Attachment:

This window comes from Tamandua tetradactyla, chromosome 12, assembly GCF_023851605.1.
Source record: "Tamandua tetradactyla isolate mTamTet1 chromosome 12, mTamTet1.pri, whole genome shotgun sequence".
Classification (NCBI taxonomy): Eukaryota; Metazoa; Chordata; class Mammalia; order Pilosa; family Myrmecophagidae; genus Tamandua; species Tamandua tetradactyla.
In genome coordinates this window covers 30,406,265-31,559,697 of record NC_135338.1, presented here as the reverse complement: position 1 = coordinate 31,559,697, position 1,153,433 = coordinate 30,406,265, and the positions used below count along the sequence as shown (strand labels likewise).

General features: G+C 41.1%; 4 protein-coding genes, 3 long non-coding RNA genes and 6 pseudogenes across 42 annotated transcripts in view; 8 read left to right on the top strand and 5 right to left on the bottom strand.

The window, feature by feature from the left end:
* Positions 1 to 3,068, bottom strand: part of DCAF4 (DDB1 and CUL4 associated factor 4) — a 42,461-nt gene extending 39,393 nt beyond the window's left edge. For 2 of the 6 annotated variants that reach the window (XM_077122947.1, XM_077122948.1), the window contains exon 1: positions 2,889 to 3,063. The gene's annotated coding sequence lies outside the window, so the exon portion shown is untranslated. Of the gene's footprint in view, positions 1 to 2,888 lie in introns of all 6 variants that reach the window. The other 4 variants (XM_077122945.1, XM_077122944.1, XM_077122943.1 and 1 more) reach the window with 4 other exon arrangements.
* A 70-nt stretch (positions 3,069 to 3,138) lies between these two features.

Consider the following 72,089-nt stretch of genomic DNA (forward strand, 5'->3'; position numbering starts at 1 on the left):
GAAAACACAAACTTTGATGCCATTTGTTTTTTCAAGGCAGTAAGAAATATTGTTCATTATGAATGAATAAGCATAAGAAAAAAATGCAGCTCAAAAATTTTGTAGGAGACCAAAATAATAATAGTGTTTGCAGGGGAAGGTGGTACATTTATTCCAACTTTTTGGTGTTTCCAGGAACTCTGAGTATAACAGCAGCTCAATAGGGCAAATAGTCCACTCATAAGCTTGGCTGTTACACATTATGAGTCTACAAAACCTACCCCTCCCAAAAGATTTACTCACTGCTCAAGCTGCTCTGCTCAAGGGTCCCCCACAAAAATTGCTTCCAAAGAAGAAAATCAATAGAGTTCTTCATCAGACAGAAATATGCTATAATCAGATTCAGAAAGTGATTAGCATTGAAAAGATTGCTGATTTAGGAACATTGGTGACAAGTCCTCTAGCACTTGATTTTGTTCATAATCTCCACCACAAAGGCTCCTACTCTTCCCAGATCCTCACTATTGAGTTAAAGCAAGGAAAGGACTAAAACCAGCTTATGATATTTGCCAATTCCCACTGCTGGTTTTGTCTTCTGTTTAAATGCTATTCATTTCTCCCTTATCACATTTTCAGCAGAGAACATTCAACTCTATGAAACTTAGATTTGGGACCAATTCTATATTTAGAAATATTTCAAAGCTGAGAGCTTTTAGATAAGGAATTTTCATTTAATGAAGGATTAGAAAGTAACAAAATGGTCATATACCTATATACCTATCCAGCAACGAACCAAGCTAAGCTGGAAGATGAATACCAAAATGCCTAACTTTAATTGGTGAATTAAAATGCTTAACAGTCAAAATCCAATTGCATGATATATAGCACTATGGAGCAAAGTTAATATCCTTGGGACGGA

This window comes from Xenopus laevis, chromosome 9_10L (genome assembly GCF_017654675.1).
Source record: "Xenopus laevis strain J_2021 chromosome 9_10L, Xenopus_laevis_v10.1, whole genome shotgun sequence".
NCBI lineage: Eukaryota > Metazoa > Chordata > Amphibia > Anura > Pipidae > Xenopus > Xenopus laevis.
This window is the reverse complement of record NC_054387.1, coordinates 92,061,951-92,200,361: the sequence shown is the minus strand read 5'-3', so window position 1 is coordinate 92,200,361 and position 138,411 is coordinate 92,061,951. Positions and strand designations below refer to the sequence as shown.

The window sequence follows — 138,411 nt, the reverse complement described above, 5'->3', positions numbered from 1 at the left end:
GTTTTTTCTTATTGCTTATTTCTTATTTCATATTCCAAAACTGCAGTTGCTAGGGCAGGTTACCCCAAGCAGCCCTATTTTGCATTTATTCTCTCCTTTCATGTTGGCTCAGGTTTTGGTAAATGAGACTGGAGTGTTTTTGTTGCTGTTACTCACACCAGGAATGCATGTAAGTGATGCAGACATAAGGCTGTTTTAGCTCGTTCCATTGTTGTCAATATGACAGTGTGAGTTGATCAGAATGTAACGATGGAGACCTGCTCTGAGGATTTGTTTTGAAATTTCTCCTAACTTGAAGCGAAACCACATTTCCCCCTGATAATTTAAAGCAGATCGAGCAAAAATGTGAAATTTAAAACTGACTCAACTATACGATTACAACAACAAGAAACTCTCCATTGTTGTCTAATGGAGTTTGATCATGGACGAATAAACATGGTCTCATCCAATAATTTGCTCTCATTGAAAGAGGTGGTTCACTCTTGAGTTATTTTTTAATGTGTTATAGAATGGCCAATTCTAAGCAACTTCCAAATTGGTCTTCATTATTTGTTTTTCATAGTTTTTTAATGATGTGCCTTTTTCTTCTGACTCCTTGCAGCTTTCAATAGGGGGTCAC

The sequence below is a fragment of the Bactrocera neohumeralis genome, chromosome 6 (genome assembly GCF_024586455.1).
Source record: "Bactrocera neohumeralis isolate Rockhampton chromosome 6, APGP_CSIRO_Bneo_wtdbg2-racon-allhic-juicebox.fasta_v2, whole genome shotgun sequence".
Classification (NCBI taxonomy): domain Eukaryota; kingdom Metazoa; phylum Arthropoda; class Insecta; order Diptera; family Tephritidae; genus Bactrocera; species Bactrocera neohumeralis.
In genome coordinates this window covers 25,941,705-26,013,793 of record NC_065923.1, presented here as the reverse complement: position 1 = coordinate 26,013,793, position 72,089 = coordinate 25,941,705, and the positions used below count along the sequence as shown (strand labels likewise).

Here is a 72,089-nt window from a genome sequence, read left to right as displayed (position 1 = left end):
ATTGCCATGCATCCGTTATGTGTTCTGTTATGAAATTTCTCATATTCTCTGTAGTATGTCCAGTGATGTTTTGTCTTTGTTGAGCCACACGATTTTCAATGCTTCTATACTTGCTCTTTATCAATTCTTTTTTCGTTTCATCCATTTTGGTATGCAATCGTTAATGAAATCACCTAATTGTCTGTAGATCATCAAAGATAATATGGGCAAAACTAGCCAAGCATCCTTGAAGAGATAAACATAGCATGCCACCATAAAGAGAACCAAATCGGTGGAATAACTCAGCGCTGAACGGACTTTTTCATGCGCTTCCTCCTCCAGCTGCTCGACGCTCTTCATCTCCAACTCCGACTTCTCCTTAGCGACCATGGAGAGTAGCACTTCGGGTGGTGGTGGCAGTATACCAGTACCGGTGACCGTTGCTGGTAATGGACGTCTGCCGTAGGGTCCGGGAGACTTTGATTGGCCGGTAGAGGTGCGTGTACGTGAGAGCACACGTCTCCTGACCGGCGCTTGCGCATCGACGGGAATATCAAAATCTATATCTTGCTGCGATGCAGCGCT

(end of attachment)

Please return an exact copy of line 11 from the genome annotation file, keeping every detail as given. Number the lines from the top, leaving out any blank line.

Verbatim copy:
This window comes from Xenopus laevis, chromosome 9_10L (genome assembly GCF_017654675.1).